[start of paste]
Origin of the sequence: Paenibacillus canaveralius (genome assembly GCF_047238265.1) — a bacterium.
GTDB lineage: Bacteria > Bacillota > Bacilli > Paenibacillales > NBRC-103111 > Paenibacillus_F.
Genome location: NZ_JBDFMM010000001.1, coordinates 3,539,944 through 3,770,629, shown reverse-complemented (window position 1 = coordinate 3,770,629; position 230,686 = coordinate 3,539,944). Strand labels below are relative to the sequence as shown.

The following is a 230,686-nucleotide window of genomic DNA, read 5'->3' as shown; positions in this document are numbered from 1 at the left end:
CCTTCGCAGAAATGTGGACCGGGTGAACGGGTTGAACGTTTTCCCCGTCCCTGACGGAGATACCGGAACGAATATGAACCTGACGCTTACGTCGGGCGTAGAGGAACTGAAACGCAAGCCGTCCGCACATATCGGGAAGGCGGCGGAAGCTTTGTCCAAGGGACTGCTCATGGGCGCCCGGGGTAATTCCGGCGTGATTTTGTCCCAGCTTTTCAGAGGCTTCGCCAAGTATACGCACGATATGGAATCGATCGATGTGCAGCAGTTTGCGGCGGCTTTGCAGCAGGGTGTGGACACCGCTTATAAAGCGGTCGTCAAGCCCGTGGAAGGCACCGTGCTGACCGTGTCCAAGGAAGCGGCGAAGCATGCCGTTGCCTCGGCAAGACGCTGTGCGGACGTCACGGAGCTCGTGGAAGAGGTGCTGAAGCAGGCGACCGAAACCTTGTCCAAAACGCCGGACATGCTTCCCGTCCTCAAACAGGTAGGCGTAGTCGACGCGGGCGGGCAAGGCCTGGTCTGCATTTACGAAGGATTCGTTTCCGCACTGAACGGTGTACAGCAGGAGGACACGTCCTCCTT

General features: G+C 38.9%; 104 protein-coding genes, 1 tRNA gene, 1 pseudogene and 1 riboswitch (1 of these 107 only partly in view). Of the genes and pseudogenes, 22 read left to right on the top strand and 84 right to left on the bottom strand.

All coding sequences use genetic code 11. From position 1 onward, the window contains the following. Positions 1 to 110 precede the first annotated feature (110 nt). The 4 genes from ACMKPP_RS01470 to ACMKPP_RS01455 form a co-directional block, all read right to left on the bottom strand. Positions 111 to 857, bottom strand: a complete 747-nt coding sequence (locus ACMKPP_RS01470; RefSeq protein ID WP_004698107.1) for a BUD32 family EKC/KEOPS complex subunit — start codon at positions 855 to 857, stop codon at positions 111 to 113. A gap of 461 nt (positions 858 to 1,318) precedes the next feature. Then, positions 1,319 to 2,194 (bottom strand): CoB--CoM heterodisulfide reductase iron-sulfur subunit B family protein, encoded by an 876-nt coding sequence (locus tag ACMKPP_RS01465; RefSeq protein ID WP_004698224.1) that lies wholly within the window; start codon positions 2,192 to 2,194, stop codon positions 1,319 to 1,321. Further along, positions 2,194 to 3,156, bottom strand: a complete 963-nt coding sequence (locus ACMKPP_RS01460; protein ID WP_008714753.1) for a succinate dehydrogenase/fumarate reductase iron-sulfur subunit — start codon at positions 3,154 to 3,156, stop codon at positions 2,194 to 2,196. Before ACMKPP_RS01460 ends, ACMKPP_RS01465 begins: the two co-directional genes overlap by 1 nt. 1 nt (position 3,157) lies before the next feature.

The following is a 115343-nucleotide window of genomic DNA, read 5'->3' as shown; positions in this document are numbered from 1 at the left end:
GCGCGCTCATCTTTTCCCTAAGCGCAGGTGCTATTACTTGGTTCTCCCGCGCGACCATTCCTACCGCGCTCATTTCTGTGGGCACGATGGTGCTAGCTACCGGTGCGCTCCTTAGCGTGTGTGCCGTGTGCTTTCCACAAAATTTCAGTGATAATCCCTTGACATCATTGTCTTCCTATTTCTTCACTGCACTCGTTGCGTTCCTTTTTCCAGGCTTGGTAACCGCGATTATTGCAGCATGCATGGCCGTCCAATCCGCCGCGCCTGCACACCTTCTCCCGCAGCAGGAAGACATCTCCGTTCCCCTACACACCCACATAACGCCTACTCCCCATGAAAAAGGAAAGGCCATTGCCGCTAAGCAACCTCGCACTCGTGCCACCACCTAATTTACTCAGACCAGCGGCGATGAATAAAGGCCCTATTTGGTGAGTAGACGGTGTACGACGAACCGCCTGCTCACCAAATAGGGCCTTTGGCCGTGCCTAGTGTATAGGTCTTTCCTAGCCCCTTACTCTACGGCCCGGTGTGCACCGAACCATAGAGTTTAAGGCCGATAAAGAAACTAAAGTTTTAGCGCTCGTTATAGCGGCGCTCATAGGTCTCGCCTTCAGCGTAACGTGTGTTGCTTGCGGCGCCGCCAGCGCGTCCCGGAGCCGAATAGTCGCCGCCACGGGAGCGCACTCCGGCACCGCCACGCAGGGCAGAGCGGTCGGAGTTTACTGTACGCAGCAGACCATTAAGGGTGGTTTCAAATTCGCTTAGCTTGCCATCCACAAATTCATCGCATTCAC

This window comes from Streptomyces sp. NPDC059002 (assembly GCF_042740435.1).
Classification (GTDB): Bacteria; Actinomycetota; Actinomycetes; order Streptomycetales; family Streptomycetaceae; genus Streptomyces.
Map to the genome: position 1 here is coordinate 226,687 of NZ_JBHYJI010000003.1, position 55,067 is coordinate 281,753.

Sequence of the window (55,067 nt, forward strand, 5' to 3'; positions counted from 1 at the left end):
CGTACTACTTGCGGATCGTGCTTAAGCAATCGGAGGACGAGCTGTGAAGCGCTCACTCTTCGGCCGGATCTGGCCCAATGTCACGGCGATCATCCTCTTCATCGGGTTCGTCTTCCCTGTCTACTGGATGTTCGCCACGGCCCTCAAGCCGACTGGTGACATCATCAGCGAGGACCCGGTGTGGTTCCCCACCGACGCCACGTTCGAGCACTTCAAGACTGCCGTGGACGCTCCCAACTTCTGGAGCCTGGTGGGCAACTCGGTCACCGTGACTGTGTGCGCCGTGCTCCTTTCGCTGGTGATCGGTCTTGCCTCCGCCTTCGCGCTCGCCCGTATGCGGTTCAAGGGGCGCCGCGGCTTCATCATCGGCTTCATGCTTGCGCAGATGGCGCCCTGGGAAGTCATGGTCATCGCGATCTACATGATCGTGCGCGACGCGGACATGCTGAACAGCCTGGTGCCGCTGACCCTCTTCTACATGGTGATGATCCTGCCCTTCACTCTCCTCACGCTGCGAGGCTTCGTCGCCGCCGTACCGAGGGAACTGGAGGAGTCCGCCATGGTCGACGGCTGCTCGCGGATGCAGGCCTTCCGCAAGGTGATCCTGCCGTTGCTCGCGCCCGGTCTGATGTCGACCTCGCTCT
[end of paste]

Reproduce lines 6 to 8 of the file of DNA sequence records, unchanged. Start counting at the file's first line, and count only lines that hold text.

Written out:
General features: G+C 38.9%; 104 protein-coding genes, 1 tRNA gene, 1 pseudogene and 1 riboswitch (1 of these 107 only partly in view). Of the genes and pseudogenes, 22 read left to right on the top strand and 84 right to left on the bottom strand.

All coding sequences use genetic code 11. From position 1 onward, the window contains the following. Positions 1 to 110 precede the first annotated feature (110 nt). The 4 genes from ACMKPP_RS01470 to ACMKPP_RS01455 form a co-directional block, all read right to left on the bottom strand. Positions 111 to 857, bottom strand: a complete 747-nt coding sequence (locus ACMKPP_RS01470; RefSeq protein ID WP_004698107.1) for a BUD32 family EKC/KEOPS complex subunit — start codon at positions 855 to 857, stop codon at positions 111 to 113. A gap of 461 nt (positions 858 to 1,318) precedes the next feature. Then, positions 1,319 to 2,194 (bottom strand): CoB--CoM heterodisulfide reductase iron-sulfur subunit B family protein, encoded by an 876-nt coding sequence (locus tag ACMKPP_RS01465; RefSeq protein ID WP_004698224.1) that lies wholly within the window; start codon positions 2,192 to 2,194, stop codon positions 1,319 to 1,321. Further along, positions 2,194 to 3,156, bottom strand: a complete 963-nt coding sequence (locus ACMKPP_RS01460; protein ID WP_008714753.1) for a succinate dehydrogenase/fumarate reductase iron-sulfur subunit — start codon at positions 3,154 to 3,156, stop codon at positions 2,194 to 2,196. Before ACMKPP_RS01460 ends, ACMKPP_RS01465 begins: the two co-directional genes overlap by 1 nt. 1 nt (position 3,157) lies before the next feature.

The following is a 115343-nucleotide window of genomic DNA, read 5'->3' as shown; positions in this document are numbered from 1 at the left end: